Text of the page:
• Preparation for World War II: The Anschluss was an important precursor to World War II. The annexation of Austria showed Hitler’s willingness and ability to carry out annexations and territorial expansion aggressively. Furthermore, it set a precedent for future German annexations and occupations in Europe.

When did Germany and Austria separate?

The separation of Germany and Austria occurred after the defeat of Germany in World War II and the occupation of both countries by the Allied Powers. Beginning in 1945, a series of processes and agreements took place that led to the independence and restoration of Austria as a separate sovereign state from Germany. The main stages of this separation were the following:

  • allied occupation: After the surrender of Germany in May 1945, allied forces (mainly the United States, the United Kingdom, France and the Soviet Union) occupied Germany and Austria. Each occupying country took control of different regions of both countries.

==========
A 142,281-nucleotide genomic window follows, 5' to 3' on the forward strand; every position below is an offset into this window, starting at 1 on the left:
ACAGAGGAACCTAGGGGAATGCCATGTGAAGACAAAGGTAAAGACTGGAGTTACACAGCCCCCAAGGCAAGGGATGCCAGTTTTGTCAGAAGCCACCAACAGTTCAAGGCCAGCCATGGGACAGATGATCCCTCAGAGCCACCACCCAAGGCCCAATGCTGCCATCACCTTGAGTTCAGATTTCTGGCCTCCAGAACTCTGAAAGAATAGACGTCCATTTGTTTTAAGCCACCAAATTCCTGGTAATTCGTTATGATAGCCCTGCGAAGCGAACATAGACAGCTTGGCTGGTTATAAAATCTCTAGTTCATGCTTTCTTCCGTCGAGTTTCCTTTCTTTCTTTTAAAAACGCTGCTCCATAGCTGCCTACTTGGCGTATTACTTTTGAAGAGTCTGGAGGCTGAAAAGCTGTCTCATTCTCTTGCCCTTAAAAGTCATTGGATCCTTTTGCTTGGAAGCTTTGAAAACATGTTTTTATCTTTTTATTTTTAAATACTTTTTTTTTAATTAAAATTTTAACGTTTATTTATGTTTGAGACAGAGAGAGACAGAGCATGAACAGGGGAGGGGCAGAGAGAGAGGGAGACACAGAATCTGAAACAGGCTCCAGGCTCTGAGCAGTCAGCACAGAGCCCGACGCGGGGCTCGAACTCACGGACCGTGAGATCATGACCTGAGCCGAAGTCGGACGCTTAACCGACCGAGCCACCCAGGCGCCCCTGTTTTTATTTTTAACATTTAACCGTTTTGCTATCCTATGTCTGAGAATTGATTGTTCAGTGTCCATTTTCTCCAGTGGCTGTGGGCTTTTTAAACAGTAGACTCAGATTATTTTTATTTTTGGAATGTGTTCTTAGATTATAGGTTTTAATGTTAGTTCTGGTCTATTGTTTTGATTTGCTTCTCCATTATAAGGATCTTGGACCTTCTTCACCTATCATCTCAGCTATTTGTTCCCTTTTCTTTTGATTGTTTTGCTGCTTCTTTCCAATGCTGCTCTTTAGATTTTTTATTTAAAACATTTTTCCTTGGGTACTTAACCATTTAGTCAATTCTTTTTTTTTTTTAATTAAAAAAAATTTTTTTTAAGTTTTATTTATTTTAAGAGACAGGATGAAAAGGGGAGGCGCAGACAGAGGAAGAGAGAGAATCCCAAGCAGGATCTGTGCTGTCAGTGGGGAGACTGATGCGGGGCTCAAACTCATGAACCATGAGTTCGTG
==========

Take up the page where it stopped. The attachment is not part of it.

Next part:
• Austrian State Treaty: In 1955, the Austrian State Treaty was signed between the Allied Powers and Austria. This treaty restored the full sovereignty of Austria and provided for its permanent neutrality. As part of the agreement, Austria pledged not to seek unification with Germany and to remain a separate, independent state.
  • Reestablishment of the Federal Republic of Germany: West Germany, under Allied occupation, began its process of rebuilding and restoring democracy after the war. In 1949 the Federal Republic of Germany was founded as a separate sovereign state of Austria and with capital in Bonn.
  • East Germany and reunification: For its part, East Germany (German Democratic Republic) was established as a separate socialist state under the influence of the Soviet Union. It was not until 1990, after the fall of the Berlin Wall and the political changes in Eastern Europe, that the reunification of Germany was achieved. Official reunification occurred on October 3, 1990, when East Germany was integrated into the Federal Republic of Germany.